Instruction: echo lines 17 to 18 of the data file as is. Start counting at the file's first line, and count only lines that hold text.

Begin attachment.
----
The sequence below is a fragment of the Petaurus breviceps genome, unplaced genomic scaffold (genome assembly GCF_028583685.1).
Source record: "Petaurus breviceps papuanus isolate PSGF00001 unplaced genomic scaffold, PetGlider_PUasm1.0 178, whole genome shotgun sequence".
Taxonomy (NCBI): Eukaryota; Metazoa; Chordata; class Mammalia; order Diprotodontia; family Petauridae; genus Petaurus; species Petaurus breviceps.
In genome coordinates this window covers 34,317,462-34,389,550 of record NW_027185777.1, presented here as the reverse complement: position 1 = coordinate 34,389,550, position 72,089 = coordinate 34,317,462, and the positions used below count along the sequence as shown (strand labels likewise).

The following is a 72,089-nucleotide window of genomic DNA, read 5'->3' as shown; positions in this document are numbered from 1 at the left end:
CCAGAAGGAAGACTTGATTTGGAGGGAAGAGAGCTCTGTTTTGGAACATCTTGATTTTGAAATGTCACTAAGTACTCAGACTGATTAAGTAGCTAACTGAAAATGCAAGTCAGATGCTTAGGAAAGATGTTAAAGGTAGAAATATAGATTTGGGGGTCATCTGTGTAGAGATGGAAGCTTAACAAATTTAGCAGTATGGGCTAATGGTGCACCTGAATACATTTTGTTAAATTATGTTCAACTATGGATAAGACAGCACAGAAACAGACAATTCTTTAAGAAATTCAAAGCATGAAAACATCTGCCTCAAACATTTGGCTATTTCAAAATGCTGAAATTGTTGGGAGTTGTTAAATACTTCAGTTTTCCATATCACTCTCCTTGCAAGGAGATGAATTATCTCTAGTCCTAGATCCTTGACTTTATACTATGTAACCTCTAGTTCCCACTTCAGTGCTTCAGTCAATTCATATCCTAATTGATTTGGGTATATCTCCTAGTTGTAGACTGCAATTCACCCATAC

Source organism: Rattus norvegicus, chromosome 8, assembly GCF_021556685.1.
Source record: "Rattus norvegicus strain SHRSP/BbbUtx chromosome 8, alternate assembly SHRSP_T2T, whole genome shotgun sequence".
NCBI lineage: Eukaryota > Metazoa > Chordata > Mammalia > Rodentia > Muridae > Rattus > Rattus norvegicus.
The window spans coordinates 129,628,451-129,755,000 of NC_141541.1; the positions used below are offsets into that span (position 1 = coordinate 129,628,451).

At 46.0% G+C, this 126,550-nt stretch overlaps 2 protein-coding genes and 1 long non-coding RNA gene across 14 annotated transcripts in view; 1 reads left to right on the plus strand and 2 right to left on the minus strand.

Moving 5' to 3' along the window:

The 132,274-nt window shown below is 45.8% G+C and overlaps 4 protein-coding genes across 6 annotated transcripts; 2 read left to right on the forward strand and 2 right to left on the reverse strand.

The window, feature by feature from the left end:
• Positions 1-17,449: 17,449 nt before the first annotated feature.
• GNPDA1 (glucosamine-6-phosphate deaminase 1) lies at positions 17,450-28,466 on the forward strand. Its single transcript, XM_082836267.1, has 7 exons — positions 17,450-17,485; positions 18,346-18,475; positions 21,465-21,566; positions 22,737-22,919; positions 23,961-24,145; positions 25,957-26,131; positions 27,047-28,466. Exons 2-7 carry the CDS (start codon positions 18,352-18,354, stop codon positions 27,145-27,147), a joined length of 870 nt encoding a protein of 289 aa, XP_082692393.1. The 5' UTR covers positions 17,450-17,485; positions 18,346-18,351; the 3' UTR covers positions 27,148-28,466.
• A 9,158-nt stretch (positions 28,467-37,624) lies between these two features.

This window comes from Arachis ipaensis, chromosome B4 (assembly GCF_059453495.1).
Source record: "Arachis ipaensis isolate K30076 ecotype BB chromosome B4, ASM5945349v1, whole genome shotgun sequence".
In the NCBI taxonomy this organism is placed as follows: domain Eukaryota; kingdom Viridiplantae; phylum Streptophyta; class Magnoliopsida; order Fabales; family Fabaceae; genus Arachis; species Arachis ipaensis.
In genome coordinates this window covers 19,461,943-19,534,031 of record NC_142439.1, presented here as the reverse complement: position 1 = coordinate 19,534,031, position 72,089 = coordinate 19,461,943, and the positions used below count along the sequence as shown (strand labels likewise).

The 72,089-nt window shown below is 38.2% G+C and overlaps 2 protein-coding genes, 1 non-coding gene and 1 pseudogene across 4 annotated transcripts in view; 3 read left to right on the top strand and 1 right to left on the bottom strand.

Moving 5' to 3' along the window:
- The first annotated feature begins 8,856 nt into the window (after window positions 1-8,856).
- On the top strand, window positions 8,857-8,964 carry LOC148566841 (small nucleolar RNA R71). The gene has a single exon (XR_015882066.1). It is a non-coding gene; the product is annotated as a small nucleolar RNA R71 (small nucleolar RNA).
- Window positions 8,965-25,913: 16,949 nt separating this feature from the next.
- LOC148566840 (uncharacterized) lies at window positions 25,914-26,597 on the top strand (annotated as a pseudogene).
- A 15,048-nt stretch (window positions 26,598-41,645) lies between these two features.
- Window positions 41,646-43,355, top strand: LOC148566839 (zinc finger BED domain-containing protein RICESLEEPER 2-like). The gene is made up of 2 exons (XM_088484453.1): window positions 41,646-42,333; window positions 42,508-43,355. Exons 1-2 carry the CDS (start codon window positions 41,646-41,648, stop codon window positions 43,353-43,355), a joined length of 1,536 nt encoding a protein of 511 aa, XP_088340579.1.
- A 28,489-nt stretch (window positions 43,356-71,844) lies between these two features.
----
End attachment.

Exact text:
• A 9,158-nt stretch (positions 28,467-37,624) lies between these two features.

This window comes from Arachis ipaensis, chromosome B4 (assembly GCF_059453495.1).